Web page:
For some years now, certain Native American groups claiming their ways, their customs, and their beliefs have been taken over by white people. First, I quarrel with that label, Native American. Those early people who lived in what is now called the United States of America were not created here. They, like everyone else’s families, immigrated to this land. The white man is accused of bringing disease, brutality, and war to the shores of the North American Continent. The concept of the Nobel Savage died many years ago. We are into a trend of making the First Settlers, as I prefer to call them, nearly saints. They, we are being led to believe, have the answers to a natural diet, the clues to understanding the natural world, direct connection to the Spirit World and a higher moral standard. Lest we forget, these First Settlers waged war against one another, raped and killed one another, and kidnapped members of each other’s tribes. They were not and are not saints.
I am picking up complaints about cultural appropriation of tribal customs, beliefs, and mores by the white man. Sacred ceremonies and spiritual customs are being embraced by populations outside of the First Settlers creating a resentment. Copying, imitating, and mimicking are really the highest forms of flattery. So what’s the real issue? Non-First People pretending to be First People, claiming powers and visions associated with sacred animals? Disagreement over what First Settlers’ healers are to be called. The words shaman and shamanism are resented by some tribal members from the east coast to the west coast of the United States. Derogatory terms such as Plastic Shaman applied to non-First Settlers who have attempted to copy what they view as the best in those cultures to heal others. Maybe it’s the pretense of doing the actual healing? As a white man who is a healer, I understand those feelings. I call myself shaman because people understand that word. Years ago automobile was the word; now it’s car and everyone understands what is meant. Cute and pretty have so many uses they no longer have real meaning. Yet we understand the phrase, “pretty neat.” How about the word love? Love my car, love my dog, love my shirt, love burgers and fries. The point being, we tend to use those words which convey current meaning. Cool is a classic example. When it is used it seldom refers to the weather.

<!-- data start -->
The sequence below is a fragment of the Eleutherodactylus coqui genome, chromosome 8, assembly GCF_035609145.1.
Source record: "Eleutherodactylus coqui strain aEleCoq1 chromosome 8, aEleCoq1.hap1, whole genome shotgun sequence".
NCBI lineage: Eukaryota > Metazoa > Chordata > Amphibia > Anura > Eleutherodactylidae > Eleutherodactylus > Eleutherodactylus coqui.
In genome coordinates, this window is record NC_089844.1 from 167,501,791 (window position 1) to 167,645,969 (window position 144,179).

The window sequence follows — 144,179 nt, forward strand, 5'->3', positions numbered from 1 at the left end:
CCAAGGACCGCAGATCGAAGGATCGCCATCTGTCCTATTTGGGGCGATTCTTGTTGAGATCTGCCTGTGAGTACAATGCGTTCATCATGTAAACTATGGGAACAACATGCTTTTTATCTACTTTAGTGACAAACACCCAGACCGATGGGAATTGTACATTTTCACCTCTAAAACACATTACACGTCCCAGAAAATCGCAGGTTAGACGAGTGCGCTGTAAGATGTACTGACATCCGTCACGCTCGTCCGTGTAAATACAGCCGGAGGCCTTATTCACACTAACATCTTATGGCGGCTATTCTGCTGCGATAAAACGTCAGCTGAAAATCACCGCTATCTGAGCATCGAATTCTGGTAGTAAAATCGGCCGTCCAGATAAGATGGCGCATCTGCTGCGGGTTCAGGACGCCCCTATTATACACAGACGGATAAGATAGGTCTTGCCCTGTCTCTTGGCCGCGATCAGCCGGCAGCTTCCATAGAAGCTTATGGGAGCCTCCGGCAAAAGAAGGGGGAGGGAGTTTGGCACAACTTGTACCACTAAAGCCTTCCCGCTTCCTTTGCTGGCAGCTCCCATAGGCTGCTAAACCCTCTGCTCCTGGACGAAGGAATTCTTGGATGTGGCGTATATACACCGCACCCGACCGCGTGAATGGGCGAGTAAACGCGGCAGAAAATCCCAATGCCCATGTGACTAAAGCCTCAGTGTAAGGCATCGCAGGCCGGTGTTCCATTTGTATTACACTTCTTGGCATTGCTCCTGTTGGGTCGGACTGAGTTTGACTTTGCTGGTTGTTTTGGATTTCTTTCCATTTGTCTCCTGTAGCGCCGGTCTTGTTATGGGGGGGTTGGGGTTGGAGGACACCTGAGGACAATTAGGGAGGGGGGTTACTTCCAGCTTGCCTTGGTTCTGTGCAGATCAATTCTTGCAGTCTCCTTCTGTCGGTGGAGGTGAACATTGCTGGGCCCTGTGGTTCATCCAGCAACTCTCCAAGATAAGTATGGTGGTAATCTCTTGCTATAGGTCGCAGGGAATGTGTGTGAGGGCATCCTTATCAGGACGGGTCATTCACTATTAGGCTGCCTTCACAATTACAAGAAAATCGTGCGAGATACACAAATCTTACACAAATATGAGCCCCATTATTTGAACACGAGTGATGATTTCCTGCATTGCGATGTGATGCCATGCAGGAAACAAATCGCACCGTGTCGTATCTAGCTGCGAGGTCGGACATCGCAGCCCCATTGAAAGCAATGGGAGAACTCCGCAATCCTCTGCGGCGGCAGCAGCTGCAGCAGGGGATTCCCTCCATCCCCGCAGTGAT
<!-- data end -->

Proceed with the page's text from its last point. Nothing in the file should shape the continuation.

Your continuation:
Are not the names Sioux, Mohawk, Hopi, Creek, Lakota and the rest of the 568 tribes in the United States each viewing their customs and beliefs to be the one to follow? And isn’t that divisive? With 50,000 Christian churches in the United States, each claiming their version is the right path to the kingdom of Heaven I wonder if they are not divisive. Whenever one group claims superiority over another we have discrimination, the rise of bigotry, and prejudice.
Is it not a sign of acceptance that various groups begin to assimilate each other’s ways? Are not the First Settlers dressing in blue jeans, eating spaghetti, using a white man’s invention to travel in? Should the black man, yellow man, or white man be disgruntled because people like and copy their food, music, and names? A big deal is made about having corn beef and cabbage for St. Patrick’s Day even if one is not Irish and Catholic. I wonder if we can begin to accept the notion that each culture, no matter how big or small, has things to contribute to the whole community. Can we come to understand and to accept that there is but one race, the human race? Can we get by the really out of date notion of one is better than another? I surely hope so.
Source by Norman W. Wilson, Ph.D